Dept. of Horticulture
Washington State University 


Impact of interior plants on relative humidity and dust

Office with plantsComputer lab
                  with plants
These studies were conducted in a computer lab and a small office at Washington State University.  Interior plants, when present, were placed around the sides of the room for a one-week period. Relative humidity and particulate matter were monitored. 

Particulate matter was measured around the rooms on various surfaces away from the plants.  Dust was significantly lower throughout both rooms when plants were present than when they were absent.  Dust was reduced by as much as 20% with plants.  This study confirmed that the use of plants to remove particulate matter, which has often been used outdoors to control deposition, also is effective on the scale present in interiors. 

Clearly, water will transpire from plants that are added to a room.  What was not clear before this study, was whether the amount of transpired water was sufficient to make a significant or meaningful contribution to the overall humidity in the room.  Some even speculated that the increase might be so great that moisture damage could result. When plants were absent from the rooms used in this study, the relative humidity was very low, and often below the range of 30% to 60% recommended for human health and comfort.  When plants were added, the relative humidity rose significantly, but not excessively:  in one case, for example, relative humidity without plants averaged 25%, and with plants it averaged 30%.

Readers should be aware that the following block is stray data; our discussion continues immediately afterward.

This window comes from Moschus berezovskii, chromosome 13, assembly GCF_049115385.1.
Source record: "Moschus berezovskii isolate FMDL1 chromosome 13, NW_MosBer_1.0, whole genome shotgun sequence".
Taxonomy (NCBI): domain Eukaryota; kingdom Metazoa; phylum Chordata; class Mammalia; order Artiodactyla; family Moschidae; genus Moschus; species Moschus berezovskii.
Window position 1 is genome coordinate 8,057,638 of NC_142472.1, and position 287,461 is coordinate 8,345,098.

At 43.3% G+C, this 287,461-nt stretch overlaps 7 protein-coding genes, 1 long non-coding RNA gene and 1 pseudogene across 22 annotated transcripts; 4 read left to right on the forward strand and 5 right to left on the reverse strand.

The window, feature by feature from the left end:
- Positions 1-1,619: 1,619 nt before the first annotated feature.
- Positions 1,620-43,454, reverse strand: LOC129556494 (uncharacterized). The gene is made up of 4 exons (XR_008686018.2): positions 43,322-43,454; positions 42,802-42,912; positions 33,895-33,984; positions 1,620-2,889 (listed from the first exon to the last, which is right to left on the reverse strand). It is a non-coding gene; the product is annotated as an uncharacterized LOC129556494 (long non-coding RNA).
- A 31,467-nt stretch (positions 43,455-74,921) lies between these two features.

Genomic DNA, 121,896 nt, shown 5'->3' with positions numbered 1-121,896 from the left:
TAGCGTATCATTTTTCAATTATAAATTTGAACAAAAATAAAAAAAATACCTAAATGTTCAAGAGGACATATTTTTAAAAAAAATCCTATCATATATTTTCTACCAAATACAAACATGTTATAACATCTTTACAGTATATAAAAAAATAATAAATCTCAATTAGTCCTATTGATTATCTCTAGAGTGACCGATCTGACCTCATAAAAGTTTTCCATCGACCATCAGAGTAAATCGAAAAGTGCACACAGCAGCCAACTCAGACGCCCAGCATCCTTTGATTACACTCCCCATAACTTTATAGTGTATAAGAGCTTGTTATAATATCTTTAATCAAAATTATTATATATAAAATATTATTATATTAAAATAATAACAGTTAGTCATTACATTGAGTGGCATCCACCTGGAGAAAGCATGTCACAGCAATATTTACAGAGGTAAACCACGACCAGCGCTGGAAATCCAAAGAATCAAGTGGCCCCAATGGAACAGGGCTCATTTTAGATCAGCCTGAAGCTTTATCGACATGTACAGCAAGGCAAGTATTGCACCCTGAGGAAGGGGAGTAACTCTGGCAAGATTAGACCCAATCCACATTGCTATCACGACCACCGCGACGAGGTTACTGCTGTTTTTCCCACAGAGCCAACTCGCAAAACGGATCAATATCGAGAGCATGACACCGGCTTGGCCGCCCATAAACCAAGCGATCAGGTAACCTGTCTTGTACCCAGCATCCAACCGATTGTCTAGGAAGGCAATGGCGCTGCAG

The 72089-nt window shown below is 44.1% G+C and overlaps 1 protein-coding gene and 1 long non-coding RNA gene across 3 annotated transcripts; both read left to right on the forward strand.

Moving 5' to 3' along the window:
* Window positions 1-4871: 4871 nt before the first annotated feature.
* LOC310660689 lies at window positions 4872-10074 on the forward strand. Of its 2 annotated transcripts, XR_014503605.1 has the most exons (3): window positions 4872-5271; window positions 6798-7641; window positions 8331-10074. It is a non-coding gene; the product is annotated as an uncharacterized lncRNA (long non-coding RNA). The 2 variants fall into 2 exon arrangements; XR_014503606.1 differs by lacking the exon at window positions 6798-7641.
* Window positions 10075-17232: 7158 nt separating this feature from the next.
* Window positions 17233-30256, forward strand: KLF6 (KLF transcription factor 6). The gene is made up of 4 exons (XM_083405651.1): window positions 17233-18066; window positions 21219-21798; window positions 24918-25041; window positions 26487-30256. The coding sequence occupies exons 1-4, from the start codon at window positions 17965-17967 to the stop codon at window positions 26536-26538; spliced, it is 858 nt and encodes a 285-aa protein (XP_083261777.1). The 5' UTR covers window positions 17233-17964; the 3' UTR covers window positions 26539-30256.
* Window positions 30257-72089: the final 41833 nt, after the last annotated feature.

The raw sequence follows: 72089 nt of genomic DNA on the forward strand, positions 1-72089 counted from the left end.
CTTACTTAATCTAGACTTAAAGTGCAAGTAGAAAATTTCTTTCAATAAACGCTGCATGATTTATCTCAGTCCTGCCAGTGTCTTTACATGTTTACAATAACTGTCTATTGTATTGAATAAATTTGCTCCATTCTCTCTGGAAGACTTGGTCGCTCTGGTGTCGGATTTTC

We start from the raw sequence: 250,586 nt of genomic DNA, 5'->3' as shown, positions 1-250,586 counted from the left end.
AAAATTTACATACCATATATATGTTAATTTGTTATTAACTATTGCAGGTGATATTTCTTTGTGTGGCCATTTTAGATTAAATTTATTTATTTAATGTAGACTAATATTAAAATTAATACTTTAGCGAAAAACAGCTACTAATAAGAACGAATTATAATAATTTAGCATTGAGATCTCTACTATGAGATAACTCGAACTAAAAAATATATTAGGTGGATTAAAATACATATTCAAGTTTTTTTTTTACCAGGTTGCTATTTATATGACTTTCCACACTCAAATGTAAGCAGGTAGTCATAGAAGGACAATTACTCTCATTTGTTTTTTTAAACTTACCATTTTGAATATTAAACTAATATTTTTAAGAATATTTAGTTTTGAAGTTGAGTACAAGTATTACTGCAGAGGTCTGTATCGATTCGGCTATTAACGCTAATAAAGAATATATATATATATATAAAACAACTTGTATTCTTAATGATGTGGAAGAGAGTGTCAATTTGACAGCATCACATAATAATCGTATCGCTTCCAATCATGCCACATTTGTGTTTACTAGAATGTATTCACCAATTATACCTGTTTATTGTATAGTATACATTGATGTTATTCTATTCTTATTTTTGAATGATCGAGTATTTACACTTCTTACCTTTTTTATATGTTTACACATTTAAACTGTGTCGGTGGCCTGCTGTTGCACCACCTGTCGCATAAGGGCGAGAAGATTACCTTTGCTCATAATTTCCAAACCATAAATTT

The following articles discuss the results of this research. 

1.  Lohr, V.I. and C.H. Pearson-Mims. 1996. Particulate matter accumulation on horizontal surfaces in interiors: Influence of foliage plants. Atmospheric Environment 30(14):2565-2568.  Abstract

2.  Lohr, V.I. 1992. The contribution of interior plants to relative humidity in an office, p. 117-119.  In:  Diane Relf (ed.).  The Role of Horticulture in Human Well-being and Social Development.  Timber Press, Portland, OR.
    • This article presents the results of the first experiment in the office.  In addition to presenting relative humidity data, the article discusses the impacts of relative humidity on human health and well-being. 
3.  Lohr, V. I.  1992.  Research on human issues in horticulture motivates students to learn science.  HortTechnology 2:257-259. 
    • This article includes the results of one experiment that measured relative humidity in the computer lab.  The article primarily discusses the use of independent research projects with undergraduate students.

Virginia Lohr (E-mail:
Department of Horticulture
Washington State University
Pullman, Washington 99164-6414 U.S.A.

Updated March 20, 2015